New riders and the track - Chicagoland Sportbikes
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post #1 of 30 (permalink) Old 05-12-2007, 10:20 AM Thread Starter
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New riders and the track

I have seen a lot of posts in the last year of riders who are new to riding in general that are being urged to go on the track. I just want to say, especially to the fellow females, to ONLY do what YOU want. Don't listen to others if you don't think you are comfortable with the idea. The skills you learn on the track are not all applicable on the street, and it doesn't necessarily make you ready for street situations.

If you are interested in the track, great. Just realize that even if you are in the "B" group that there are jackasses out there that ride over their heads and can put you in jeopardy.

I love you girls (and guys), and I applaud all that take it to the track. In the defense of CLSB and NESBA, you will find all the help you would need, as there are wonderful people, but be careful!

I'm done...

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post #2 of 30 (permalink) Old 05-12-2007, 11:11 AM
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Thanks... I've been talking with some control riders and they've been kinda telling what to prepare for, and what to expect. I'm excited and nervous but I think more excited. Hopefully a good experience. I wanted to do this, although I was planning more later on, but figure now is better then never.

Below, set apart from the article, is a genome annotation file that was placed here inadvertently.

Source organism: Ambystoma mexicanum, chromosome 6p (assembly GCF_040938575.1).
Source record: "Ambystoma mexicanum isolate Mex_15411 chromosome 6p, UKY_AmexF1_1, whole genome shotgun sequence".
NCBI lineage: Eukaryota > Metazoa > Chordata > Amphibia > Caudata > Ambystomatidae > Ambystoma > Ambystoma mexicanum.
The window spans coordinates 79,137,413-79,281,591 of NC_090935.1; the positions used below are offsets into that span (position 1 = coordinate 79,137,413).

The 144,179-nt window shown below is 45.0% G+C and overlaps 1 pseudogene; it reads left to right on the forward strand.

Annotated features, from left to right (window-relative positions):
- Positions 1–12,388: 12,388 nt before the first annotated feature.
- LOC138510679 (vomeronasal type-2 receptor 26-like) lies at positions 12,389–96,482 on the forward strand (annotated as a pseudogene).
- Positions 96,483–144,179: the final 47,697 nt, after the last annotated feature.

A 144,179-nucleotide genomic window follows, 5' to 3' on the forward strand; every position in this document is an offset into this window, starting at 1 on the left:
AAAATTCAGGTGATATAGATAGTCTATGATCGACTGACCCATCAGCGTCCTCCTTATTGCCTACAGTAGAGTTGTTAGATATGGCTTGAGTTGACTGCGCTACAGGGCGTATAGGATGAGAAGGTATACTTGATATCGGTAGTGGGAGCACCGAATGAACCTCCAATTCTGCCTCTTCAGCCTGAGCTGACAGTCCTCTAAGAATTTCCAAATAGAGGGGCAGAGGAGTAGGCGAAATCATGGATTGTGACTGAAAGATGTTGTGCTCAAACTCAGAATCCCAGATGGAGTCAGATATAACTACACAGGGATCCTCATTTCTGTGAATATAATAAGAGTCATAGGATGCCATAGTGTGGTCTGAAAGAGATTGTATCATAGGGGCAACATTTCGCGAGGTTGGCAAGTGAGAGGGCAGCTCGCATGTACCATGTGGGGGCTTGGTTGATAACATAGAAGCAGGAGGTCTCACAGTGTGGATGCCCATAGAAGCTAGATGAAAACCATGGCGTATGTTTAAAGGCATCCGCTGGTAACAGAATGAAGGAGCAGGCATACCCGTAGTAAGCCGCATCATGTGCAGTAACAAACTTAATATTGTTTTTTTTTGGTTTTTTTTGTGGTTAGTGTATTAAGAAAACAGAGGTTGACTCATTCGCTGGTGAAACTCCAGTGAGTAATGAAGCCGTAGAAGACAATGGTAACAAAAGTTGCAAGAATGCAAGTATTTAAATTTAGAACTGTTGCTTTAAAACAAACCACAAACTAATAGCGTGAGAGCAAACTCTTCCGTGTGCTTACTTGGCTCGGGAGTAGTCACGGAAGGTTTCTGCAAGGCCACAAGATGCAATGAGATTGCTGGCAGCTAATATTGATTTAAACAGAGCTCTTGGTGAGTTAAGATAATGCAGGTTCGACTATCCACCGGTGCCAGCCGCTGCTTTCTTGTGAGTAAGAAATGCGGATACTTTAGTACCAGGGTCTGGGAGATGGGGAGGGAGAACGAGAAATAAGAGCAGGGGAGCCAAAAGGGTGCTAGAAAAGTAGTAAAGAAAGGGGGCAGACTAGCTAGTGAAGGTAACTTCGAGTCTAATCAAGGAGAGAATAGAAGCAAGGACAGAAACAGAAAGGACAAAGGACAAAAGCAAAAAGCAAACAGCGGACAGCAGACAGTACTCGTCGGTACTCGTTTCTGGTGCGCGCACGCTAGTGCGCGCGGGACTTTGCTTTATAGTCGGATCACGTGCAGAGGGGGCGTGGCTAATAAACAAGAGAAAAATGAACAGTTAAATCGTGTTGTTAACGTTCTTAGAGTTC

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post #3 of 30 (permalink) Old 05-12-2007, 11:41 AM
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i'm pretty excited about going to the track. i have always been into drag racing but the last few years that just got borring so i turned to bikes now. personaly i cant wait to get to the track this year. i'm going to want a lead bike in front of me to help keep me from getn in over my head. hopfully after a few track days i will start getn enough confidence to get allitle agressive with the throttle.
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post #4 of 30 (permalink) Old 05-12-2007, 11:46 AM
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Erin, perhaps it would help if you described your first time at the track? I know when I was getting ready to do my first day, I scoured the intarwebs for as much info as possible. As a kneedragging gal, perhaps those looking to try it this year would enjoy reading about your experience?

Just a thought. (and I have no idea what your first track day was like, so if you actually got into a huge highside / fiery crash and spent weeks in the hospital afterward... then perhaps you should keep that story to yourself! )

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post #5 of 30 (permalink) Old 05-12-2007, 11:59 AM
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Quote:
Originally Posted by BusaGirl View Post
....The skills you learn on the track are not all applicable on the street, and it doesn't necessarily make you ready for street situations.

...
how so?

I think the track is a great place to supplement rider knowlege. You can find answers to how fast your bike can go, how well your brakes work, how far you can lean your bike over for a turn, etc., etc.